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January 23, 1981 - Image 7

Resource type:
The Michigan Daily, 1981-01-23

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The Michigan Daily-Friday, January 23, 1981-Page 7


is preserved on
The Michigan Daily
420 Maynard Street
Graduate Library
the ann arbor
film cooperative



THESE TWO SQUAWFISH are similar-to 14 others which were allegedly stolen from the National Fish Hatchery in Arizona last November.
Federal game authorities have indicted three men in connection with the theft, which wiped out 10 years of scientific efforts to restock the
fish, an endangered species of freshwater salmon.
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HANGING 2 for the Price of 1
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7:00 & 9:00 FORMULA
MLB4 330-730
Admission: $2
LS&A Student Government is holding interviews for:
2 seats on the Student-Faculty Policy Board.
1 seat on the LS&A Student Government Council.
1 seat on the Michigan Student Assembly.
Interviews will be held Monday, Jan. 26.
Sign up for interviews at the LSA-SG office.
4th floor of the Union.
LSA Student Government is also starting Action Groups
for students interested in working on a variety of
academic and nonacademic issues.
Get Involved-You CAN Make a Difference
Call 763-4799

PHOENIX, Ariz. (AP)-Three men who allegedly
stole and probably ate 14 fish from a hatchery
wiped out 10 years of scientific efforts to restock
an endangered species of fresh-water salmon, a
federal official said yesterday.
Bob Wright, special agent with the U.S. Fish and
Wildlife Service, said 14 of the 27 adult
Ptychocheilus lucius in captivity were stolen the
night of Nov. 26 from the National Fish Hatchery
at Willow Beach in northwestern Arizona.
MAKING, IT EVEN worse, 12 females were
taken, leaving only two alive. And, said Wright,
"that's not enough for a genetically divergent pool
from which to develhpa hardy population."
Steven Alan Runyon, 25; Jeffrey Alan Brown,
28, and Russell Orick Christie, 23, all from Las
Vegas, Nev., have been indicted by a federal
grand jury in connection with the incident.
They are charged with theft of government

property, interstate transportation of stolen
property, and possession of an endangered
species. Possible penalties range up to a $20,000
fine, a year in prison, or both, for each stolen fish.
THE HATCHERY, about 40 miles from Las
Vegas, is surrounded by a wire fence. Individual
breeding tanks are also fenced and under covered
sheds. The missing fish-sometime known as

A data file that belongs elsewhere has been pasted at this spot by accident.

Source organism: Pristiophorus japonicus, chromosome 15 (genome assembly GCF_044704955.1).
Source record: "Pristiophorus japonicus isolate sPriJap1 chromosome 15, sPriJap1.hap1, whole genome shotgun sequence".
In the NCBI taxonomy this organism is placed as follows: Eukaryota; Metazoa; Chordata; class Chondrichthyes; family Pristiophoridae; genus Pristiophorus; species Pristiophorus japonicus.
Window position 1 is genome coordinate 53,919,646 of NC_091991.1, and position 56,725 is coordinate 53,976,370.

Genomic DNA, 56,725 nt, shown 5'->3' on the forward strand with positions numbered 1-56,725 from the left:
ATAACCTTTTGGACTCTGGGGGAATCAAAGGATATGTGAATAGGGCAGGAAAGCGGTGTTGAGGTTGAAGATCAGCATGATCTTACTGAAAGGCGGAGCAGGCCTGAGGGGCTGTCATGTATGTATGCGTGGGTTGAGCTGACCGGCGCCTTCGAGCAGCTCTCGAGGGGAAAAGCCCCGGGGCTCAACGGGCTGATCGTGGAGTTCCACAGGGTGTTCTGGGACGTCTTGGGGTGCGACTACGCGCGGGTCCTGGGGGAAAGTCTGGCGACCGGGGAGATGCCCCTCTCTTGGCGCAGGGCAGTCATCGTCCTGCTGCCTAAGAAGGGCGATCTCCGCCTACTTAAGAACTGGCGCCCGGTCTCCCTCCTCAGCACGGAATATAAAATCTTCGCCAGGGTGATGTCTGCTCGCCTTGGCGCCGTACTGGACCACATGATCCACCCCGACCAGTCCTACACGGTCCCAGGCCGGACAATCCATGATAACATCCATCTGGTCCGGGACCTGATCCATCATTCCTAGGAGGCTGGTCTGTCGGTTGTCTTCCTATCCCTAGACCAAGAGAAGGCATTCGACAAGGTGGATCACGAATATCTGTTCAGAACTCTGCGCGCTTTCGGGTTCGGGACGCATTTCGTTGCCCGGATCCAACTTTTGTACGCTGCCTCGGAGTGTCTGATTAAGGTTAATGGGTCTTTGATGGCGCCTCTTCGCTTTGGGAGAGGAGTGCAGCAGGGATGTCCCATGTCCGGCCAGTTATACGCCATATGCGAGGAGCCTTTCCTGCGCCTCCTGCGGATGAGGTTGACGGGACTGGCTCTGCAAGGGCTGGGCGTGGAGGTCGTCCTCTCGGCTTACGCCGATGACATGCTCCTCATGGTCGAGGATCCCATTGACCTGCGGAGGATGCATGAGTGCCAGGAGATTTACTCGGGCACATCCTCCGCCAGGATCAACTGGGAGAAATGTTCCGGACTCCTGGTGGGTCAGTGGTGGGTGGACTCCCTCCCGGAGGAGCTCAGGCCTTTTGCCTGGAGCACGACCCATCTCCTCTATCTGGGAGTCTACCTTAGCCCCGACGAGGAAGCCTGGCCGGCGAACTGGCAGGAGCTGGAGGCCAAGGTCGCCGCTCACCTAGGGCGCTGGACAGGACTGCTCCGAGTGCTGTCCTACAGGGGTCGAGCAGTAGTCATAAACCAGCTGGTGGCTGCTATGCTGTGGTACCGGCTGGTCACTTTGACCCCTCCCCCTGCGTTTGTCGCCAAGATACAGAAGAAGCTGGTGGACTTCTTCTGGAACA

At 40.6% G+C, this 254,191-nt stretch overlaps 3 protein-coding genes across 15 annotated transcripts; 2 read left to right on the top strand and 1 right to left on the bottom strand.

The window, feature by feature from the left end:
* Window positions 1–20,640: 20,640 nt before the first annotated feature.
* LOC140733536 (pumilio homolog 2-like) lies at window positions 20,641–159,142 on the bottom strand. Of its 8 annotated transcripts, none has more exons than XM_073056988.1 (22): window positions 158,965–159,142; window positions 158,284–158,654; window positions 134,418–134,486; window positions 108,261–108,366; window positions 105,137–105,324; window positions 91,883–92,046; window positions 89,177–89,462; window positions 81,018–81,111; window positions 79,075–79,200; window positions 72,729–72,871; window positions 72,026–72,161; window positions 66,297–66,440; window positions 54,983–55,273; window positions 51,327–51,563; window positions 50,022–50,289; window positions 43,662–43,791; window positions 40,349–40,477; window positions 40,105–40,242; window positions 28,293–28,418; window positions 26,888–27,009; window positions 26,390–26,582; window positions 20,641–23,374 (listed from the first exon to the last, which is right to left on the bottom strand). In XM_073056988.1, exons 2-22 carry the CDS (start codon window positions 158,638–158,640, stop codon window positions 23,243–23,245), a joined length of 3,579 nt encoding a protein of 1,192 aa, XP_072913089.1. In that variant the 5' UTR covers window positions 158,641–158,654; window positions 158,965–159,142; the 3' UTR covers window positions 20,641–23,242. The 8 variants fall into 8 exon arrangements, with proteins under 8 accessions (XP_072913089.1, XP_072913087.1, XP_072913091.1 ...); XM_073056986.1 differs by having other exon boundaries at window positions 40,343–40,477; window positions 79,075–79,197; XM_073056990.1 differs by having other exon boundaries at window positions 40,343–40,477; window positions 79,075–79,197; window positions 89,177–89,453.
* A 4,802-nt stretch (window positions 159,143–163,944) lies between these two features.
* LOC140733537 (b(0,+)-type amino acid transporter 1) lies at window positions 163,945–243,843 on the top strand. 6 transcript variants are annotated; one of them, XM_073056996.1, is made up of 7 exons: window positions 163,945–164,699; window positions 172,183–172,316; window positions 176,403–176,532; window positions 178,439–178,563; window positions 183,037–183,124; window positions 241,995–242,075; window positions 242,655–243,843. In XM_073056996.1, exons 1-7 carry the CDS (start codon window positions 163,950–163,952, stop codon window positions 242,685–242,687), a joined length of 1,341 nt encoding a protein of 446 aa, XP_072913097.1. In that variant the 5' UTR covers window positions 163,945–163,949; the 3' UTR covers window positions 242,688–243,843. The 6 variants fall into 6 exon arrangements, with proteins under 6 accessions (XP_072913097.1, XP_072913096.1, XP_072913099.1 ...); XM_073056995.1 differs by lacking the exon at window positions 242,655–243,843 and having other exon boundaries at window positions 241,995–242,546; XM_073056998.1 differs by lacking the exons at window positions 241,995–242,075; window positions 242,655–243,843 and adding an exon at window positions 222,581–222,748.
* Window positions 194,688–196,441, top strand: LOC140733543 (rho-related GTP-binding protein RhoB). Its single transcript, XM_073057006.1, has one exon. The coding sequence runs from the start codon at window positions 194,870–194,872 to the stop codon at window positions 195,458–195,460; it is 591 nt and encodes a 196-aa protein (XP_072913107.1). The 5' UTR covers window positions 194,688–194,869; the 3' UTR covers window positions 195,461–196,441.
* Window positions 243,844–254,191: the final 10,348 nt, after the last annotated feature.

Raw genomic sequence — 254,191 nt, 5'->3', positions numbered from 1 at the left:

squawfish-were in a 108-foot-long, clear-water
raceway that is eight feet wide and four feet deep.
The squawfish, a large game fish, long was a
staple of life for Colorado River Indian tribes, but
becameendangered-after giant dams kept the fish
from natural breeding areas.
Wright said the stolen fish "were the largest fish
in the hatchery, the ones that looked the best to
eat." He said females "are much bigger than the
males, and appear the best to eat."

WRIGHT SAID THERE was evidence that the
missing fish were eaten but he could not divulge it
pending trial of the three men.
The fish grow to a length of 17 to 25 inches.
Wright said fish scientists believe that if bred suc-
cessfully in the hatchery, the fish could replenish
itself easily if released above the dams.
"This is no little one-inch endangered species
that nobody can see in the water," he said. "These
have the potential for being of tremendous value
as food and sport fish."
They are not known to exist other than in the
Colorado and its tributaries.
The fish breed between the age of 6and 12, and
can live about 28 years, he said. The missing ones
were about 6 years old, "just approaching the best
breeding age."


Medical journals argue

BOSTON (AP) - The nation's two
major medical journals have turned
their gentlemanly rivalry into a bitter
public squabble with one accusing the
:other of suppressing the free flow of in-
formation in the medical world.
At issue is the New England Journal's
long-standing, policy of refusing to
publish studies that have been reported
elsewhere, including newspaper ar-
'ticles - based on interviews with the
THE JOURNAL OF the American
Medical Association, known as JAMA,
says that policy is "unrealistic and
eleitist." It says that because of this
"attempted information monopoly,"
doctors refuse to discuss their work
before it is published, resulting in in-

complete and inaccurate reporting of
the latest medical developments. 4
JAMA blasted the New England
Journal and its editor, Dr. Arnold
Relman, in two sharply worded
editorials published in today's issue. In
an interview, Relman responded that
the criticism was "misinformed and
The so-called "Ingelfinger Rule" is a
recurring source of controversy for the
New England Journal, generally
xregarded as America's leading Medical
journal. The policy is named for its in-
stigator, former Editor Franz
Ingelfinger, who died last March.
RELMAN DEFENDS the policy as a
way to keep researchers from releasing
inaccurate, half-baked findings to the

world. Instead, he feels, such work
should be subjected to the scrutiny of
journal editors and medical reviewers.
The JAMA editorials, written ,by
staff editors Gail McBride and Dr.
Lawrence Grouse, complain that scien-
tists are afraid to talk to reporters
about their work, even if chances are
slim that it will ever be published in the
New England Journal.
"Dr. Relman would like to call the
shots for all and say when it's all right

to report on medical information and
when it's not," JAMA wrote. "Are
clinical investigators going to continue
to allow such an unrealistic and elitist
attitude to prevail?"
JAMA Editor William R. Barclay
said in an interview that he decided to
run the editorials because the
Ingelfinger Rule was causing trouble
for reporters in JAMA's Medical News
section, a weekly digest of the top
health news.


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